Andrew: The primary readership of this magazine are therapists and counselors that are in the profession of treating addiction. What advice do you have for them, when they’re helping someone during the discharge planning process. And they’ve got a patient that’s going to be out there looking for work. How can you help them help those people find somebody like you?

Michael: The simplest, and the shortest answer that I can give is, encourage them to find community. They need to find, a sense of community not only in a sober home that they’re going to go to, or a new city that they’re going to go to, but also in the workplace. They need to find a sense of community. Whether or not, depending on the location, whether they can find a job that supports people in recovery or hires people in recovery. As long as they can at least find some sense of purpose out of that, and then find the community outside of the workplace. So that’s the key element, I’d really encourage them to pull their clients of the vision that they really need to get engaged with some type of purpose for. Where they can feel good about themselves, and have a sense of giving back to the community or to the world at large. And just to get engaged in community. I mean, as much as possible in the workplace, at school, in their home groups, at their sober home. It’s all about community and purpose.

Andrew: There certainly isn’t a tremendous amount of confidence in somebody that’s trying to re-enter the workplace for the first time, but in a sober way. Perhaps they’ve been out there for a really long time drinking and using and they’ve been able to hold a job, but now that they’re in recovery that’s a very different thing. Confidence is tough for them. From an employer’s perspective, what are you really looking for in an employee?

Michael: I’m looking for somebody that has enthusiasm. I’m really looking for somebody that has enthusiasm and is fired up about their recovery and is fired up about life.

Andrew: Boy if somebody’s in recovery and they’re really taking it serious I would think they’ve all got enthusiasm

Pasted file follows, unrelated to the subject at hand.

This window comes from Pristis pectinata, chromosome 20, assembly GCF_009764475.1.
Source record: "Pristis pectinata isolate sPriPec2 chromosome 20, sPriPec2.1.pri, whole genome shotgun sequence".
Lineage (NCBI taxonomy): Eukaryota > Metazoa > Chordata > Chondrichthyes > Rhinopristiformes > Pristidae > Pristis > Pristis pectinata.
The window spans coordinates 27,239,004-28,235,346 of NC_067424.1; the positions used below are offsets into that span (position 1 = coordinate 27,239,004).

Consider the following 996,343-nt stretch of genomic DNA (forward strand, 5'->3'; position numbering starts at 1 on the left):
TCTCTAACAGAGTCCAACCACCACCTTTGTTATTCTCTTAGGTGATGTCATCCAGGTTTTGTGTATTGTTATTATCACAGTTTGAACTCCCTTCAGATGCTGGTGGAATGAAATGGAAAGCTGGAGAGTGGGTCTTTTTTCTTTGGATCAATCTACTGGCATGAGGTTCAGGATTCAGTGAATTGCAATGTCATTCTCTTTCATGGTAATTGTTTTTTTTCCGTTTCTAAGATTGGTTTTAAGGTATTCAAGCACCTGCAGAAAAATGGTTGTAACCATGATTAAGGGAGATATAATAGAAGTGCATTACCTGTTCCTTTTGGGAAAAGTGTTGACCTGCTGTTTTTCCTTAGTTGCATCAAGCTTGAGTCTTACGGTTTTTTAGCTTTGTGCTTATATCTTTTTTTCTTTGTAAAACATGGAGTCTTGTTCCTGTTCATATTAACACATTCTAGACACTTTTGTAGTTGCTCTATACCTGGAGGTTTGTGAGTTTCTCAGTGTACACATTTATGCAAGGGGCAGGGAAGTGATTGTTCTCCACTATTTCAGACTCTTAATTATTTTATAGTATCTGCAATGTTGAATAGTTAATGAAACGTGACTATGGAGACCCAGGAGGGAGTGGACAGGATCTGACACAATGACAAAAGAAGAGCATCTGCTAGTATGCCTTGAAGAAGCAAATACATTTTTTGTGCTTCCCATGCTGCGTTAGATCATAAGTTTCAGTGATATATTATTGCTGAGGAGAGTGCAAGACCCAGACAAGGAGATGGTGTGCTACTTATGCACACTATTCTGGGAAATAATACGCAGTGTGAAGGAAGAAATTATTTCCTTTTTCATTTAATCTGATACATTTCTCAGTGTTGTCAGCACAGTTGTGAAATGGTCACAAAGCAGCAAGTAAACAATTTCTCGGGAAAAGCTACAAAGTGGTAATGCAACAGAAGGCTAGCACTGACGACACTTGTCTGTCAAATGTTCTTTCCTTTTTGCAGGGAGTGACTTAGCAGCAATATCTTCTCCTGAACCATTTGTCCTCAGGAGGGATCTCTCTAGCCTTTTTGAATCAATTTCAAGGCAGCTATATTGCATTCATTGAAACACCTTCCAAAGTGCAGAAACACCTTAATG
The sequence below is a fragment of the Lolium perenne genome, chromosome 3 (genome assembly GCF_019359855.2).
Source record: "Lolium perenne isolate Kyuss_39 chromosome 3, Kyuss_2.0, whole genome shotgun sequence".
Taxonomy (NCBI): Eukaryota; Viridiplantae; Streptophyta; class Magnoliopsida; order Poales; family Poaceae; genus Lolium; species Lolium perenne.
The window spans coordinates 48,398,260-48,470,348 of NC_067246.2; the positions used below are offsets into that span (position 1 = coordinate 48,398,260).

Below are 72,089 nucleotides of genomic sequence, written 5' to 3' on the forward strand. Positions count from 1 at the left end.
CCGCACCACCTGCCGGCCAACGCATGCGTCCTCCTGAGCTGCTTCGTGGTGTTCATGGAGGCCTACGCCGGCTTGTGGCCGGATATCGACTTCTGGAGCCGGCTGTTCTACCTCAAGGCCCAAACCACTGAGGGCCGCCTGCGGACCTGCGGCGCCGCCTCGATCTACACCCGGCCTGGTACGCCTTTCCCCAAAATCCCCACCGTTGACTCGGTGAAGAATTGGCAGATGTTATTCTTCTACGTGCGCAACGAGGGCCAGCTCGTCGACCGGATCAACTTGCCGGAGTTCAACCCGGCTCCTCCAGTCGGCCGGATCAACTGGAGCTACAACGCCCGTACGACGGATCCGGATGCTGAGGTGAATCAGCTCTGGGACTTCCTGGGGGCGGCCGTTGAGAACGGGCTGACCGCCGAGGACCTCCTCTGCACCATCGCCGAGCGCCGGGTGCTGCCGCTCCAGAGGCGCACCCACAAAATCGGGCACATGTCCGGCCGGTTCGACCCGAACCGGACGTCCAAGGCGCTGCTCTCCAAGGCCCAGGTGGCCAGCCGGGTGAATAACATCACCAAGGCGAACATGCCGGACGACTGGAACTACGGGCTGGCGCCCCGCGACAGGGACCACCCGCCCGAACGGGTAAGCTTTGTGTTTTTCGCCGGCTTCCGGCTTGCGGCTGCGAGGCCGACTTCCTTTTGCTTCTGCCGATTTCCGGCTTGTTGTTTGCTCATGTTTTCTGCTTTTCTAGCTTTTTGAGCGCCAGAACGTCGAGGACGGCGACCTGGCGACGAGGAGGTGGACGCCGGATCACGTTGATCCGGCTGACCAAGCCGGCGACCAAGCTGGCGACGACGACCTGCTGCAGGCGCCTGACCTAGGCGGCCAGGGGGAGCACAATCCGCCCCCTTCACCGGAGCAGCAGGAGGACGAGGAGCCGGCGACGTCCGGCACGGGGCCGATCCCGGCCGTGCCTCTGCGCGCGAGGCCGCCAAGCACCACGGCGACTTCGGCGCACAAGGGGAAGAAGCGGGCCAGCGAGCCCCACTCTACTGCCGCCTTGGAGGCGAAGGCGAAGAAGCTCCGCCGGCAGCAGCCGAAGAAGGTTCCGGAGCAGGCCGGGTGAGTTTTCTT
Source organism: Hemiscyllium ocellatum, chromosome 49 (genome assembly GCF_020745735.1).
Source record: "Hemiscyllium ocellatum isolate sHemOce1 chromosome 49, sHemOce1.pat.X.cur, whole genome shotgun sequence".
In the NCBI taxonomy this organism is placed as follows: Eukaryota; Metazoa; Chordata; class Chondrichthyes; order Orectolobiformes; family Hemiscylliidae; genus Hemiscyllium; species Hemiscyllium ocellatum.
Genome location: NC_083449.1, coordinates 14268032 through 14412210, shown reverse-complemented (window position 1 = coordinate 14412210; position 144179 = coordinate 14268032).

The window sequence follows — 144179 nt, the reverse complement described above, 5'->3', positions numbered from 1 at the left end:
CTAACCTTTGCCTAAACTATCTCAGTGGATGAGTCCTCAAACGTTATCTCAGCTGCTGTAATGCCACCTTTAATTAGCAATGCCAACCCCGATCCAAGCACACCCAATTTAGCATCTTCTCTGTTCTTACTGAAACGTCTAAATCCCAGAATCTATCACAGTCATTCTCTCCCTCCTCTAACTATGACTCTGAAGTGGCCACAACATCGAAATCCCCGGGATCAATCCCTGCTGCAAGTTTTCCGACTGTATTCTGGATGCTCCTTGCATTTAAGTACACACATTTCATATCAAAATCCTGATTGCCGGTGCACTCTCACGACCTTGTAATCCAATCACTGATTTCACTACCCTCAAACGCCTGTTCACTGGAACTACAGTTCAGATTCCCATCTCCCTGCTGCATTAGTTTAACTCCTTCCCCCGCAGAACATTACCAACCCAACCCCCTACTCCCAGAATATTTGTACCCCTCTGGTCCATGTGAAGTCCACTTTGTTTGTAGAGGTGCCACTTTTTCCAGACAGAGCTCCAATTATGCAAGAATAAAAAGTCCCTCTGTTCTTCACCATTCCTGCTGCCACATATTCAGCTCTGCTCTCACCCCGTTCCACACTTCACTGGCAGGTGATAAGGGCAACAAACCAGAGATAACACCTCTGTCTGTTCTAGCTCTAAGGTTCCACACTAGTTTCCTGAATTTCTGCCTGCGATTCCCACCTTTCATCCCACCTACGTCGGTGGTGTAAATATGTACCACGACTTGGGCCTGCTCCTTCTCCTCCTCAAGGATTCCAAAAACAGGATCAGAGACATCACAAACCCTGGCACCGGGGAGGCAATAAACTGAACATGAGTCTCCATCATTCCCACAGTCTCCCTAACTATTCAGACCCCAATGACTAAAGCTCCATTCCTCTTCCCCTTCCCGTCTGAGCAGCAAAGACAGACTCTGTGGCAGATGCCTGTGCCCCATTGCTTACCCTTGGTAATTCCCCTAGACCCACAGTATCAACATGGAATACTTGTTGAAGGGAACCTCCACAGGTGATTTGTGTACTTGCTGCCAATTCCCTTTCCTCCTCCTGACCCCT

Michael: Exactly, so really that’s my only prerequisite.

Andrew: You’re involved with a couple of philanthropic efforts. One is called Facing Addiction. What is Facing Addiction about?

Michael: Facing Addition is a national non-profit. They basically want to create a brand that can go head to head with the Susan G Komen or the American Heart Association. So they want to be that face and that size brand in the recovery non-profit space.
And we’re doing huge things to try and change the stigma. That’s one of our pillars. And then the second pillar is to try and change and influence the politicians to try and change and reform some of these drug policies.

Andrew: And the second that you’re involved with is HeartWater. And is it my understanding that the co-founder of HeartWater is your fiancé?

Michael: Yes.

Andrew: Well you got to give her a big shout out right now then.

Michael: Thank you. Yes my beautiful, lovely, and talented fiancé, Ylianna Guerra.

Andrew: Now what does HeartWater do?

Michael: HeartWater is a platform designed to quench the universal thirst for authenticity and vulnerability through powerful stories of recovery, inspiration, and hope. You can go to pouryourheartout.com. Just as its spelled, pouryourheartout.com. And you can also find us on Facebook and Instagram. And basically what we’re doing with HeartWater is to try and share what’s going on the inside of people. Because in today’s society everybody is bottling up their emotion. They’re not sharing. They’re not being vulnerable. They’re putting on a facade and trying to quench the thirst for authenticity. So we’re trying to smash that facade. Allow people to share openly. Allow people to share stories of suffering that they’ve overcome so that we can connect heart to heart in the world.

Andrew: Well, Michael Dadashi, thank you so much for joining us here at Serene Scene Magazine today. We really appreciate your time and your knowledge.

Michael: It was my honor. Thank you so much for inviting me on the call. And I’m just so grateful to share all the things that I’m passionate about and your level of enthusiasm and excitement about it as well.

Andrew Martin